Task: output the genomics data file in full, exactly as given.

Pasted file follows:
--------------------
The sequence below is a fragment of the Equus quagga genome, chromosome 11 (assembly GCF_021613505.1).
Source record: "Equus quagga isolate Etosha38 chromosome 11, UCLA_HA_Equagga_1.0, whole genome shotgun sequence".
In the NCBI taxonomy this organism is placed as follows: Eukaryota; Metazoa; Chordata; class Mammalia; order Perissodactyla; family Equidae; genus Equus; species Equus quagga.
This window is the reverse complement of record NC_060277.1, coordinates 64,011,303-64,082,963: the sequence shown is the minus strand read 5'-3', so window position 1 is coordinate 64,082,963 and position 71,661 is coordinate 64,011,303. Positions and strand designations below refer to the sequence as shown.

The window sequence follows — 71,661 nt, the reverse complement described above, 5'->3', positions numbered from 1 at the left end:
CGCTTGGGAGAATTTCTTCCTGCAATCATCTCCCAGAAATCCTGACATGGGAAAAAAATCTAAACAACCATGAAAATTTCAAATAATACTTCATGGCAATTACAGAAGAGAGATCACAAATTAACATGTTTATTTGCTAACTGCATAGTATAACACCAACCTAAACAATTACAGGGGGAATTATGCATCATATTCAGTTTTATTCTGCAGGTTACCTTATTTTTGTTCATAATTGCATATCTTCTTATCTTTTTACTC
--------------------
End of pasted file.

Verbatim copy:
The sequence below is a fragment of the Equus quagga genome, chromosome 11 (assembly GCF_021613505.1).
Source record: "Equus quagga isolate Etosha38 chromosome 11, UCLA_HA_Equagga_1.0, whole genome shotgun sequence".
In the NCBI taxonomy this organism is placed as follows: Eukaryota; Metazoa; Chordata; class Mammalia; order Perissodactyla; family Equidae; genus Equus; species Equus quagga.
This window is the reverse complement of record NC_060277.1, coordinates 64,011,303-64,082,963: the sequence shown is the minus strand read 5'-3', so window position 1 is coordinate 64,082,963 and position 71,661 is coordinate 64,011,303. Positions and strand designations below refer to the sequence as shown.

The window sequence follows — 71,661 nt, the reverse complement described above, 5'->3', positions numbered from 1 at the left end:
CGCTTGGGAGAATTTCTTCCTGCAATCATCTCCCAGAAATCCTGACATGGGAAAAAAATCTAAACAACCATGAAAATTTCAAATAATACTTCATGGCAATTACAGAAGAGAGATCACAAATTAACATGTTTATTTGCTAACTGCATAGTATAACACCAACCTAAACAATTACAGGGGGAATTATGCATCATATTCAGTTTTATTCTGCAGGTTACCTTATTTTTGTTCATAATTGCATATCTTCTTATCTTTTTACTC